Backcountry Fire Restrictions in Effect (Last updated: 9/10/2014)
Due to "Extreme Fire Danger," fires are currently prohibited in backcountry, including established fire rings at designated backcountry campsites and on Redwood Creek gravel bars. Personal camp stoves are allowed. Call 707-465-7335 for updates.
Lead Bullet Risks
Download, view, and/or print a copy of our "Lead Bullet Risks" flyer here (PDF, 577 KB).
Harming Our Health
Lead poisoning is a serious problem for both wildlife and humans, but it is easily preventable. You and your family may be affected by eating game meat shot with lead bullets. Animals are poisoned when they eat carcasses and gutpiles that contain lead fragments.
Lead bullets break apart on impact, spreading fragments of lead along the bullet's path. These toxic fragments can be tiny and are extremely difficult to remove from processed meat. Even a small fragment can affect the heart, kidneys, and nervous system. In children, even low levels can cause aggressive behavior, learning disabilities, and a permanently lowered IQ.
Bald eagles are our national symbol, but we are poisoning them. When bald eagles and other wild animals eat carcasses or gutpiles from animals shot with lead bullets, they are often poisoned and many die. Each year during hunting season, wildlife rehabilitation centers treat eagles and other birds of prey for poisoning.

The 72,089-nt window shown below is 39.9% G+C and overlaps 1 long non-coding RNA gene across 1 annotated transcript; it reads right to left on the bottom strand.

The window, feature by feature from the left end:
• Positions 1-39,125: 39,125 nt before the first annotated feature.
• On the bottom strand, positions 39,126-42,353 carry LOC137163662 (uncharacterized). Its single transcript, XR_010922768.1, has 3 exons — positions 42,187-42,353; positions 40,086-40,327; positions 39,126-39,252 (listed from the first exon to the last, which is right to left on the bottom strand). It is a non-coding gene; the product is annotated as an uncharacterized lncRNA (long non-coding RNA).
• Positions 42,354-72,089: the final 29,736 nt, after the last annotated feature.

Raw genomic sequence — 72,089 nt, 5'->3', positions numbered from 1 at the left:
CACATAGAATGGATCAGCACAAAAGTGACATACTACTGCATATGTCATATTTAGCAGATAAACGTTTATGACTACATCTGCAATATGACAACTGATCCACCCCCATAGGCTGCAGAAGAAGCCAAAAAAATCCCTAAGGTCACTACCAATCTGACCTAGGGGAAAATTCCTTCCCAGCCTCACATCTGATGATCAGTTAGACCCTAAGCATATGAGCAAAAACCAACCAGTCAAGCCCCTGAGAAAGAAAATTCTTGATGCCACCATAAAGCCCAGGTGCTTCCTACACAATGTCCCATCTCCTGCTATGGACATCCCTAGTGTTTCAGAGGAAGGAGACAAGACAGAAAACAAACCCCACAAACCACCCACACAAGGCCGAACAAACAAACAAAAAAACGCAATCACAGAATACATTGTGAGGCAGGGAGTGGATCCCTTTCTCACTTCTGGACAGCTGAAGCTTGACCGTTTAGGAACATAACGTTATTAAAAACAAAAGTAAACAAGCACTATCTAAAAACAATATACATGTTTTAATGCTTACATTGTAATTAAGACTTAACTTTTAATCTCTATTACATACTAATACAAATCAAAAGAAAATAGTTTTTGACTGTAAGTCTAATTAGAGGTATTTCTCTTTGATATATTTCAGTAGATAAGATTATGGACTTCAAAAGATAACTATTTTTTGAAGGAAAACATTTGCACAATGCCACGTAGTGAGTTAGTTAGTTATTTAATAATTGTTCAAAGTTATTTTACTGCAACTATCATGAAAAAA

Switching to non-lead bullets will solve this problem. Bullet and ammunition manufacturers now offer numerous premium non-lead options for pistols and rifles. In an Arizona survey, 93% of hunters who used non-lead bullets to harvest deer said the bullets performed as well or better than comparable lead bullets on game.
If You Hunt
Carry on sportsmen's proud tradition of wildlife conservation by avoiding lead bullets. Use non-lead bullets to protect wildlife and keep your family safe.
For information about non-lead ammunition, visit: www.huntingwithnonlead.org
Did You Know?
The famous drive-through giant sequoia in the Mariposa Grove of Yosemite National Park fell in 1969 under heavy snow. Today there are three coast redwood drive-through trees along Highway 101 in northern California. All are on private property and charge admission.